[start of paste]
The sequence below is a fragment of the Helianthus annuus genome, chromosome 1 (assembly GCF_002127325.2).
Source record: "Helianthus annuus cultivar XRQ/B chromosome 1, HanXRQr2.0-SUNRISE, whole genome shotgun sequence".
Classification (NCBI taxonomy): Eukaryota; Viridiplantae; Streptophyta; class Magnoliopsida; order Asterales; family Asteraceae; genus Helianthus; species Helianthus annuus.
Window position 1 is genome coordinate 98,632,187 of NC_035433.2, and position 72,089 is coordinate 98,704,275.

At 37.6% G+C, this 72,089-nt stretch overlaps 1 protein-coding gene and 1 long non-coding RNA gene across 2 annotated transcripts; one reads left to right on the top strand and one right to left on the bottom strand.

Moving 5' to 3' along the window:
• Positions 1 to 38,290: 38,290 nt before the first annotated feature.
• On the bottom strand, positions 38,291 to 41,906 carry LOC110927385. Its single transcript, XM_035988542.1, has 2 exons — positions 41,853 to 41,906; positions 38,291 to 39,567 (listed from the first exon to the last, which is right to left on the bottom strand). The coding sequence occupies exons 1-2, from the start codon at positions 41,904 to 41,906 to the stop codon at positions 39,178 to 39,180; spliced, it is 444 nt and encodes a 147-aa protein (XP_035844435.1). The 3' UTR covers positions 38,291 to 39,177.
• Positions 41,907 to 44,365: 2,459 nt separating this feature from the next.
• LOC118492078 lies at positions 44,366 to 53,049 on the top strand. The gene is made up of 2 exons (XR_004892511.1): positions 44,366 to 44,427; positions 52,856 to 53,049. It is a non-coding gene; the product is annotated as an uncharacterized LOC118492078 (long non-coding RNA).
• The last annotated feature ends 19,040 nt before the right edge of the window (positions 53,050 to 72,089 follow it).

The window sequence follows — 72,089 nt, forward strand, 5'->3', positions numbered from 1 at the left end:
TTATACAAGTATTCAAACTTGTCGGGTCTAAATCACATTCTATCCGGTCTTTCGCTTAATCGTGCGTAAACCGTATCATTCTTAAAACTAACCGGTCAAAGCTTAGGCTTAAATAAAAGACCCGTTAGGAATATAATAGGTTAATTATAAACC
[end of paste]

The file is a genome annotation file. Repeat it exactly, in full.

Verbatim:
The sequence below is a fragment of the Helianthus annuus genome, chromosome 1 (assembly GCF_002127325.2).
Source record: "Helianthus annuus cultivar XRQ/B chromosome 1, HanXRQr2.0-SUNRISE, whole genome shotgun sequence".
Classification (NCBI taxonomy): Eukaryota; Viridiplantae; Streptophyta; class Magnoliopsida; order Asterales; family Asteraceae; genus Helianthus; species Helianthus annuus.
Window position 1 is genome coordinate 98,632,187 of NC_035433.2, and position 72,089 is coordinate 98,704,275.

At 37.6% G+C, this 72,089-nt stretch overlaps 1 protein-coding gene and 1 long non-coding RNA gene across 2 annotated transcripts; one reads left to right on the top strand and one right to left on the bottom strand.

Moving 5' to 3' along the window:
• Positions 1 to 38,290: 38,290 nt before the first annotated feature.
• On the bottom strand, positions 38,291 to 41,906 carry LOC110927385. Its single transcript, XM_035988542.1, has 2 exons — positions 41,853 to 41,906; positions 38,291 to 39,567 (listed from the first exon to the last, which is right to left on the bottom strand). The coding sequence occupies exons 1-2, from the start codon at positions 41,904 to 41,906 to the stop codon at positions 39,178 to 39,180; spliced, it is 444 nt and encodes a 147-aa protein (XP_035844435.1). The 3' UTR covers positions 38,291 to 39,177.
• Positions 41,907 to 44,365: 2,459 nt separating this feature from the next.
• LOC118492078 lies at positions 44,366 to 53,049 on the top strand. The gene is made up of 2 exons (XR_004892511.1): positions 44,366 to 44,427; positions 52,856 to 53,049. It is a non-coding gene; the product is annotated as an uncharacterized LOC118492078 (long non-coding RNA).
• The last annotated feature ends 19,040 nt before the right edge of the window (positions 53,050 to 72,089 follow it).

The window sequence follows — 72,089 nt, forward strand, 5'->3', positions numbered from 1 at the left end:
TTATACAAGTATTCAAACTTGTCGGGTCTAAATCACATTCTATCCGGTCTTTCGCTTAATCGTGCGTAAACCGTATCATTCTTAAAACTAACCGGTCAAAGCTTAGGCTTAAATAAAAGACCCGTTAGGAATATAATAGGTTAATTATAAACC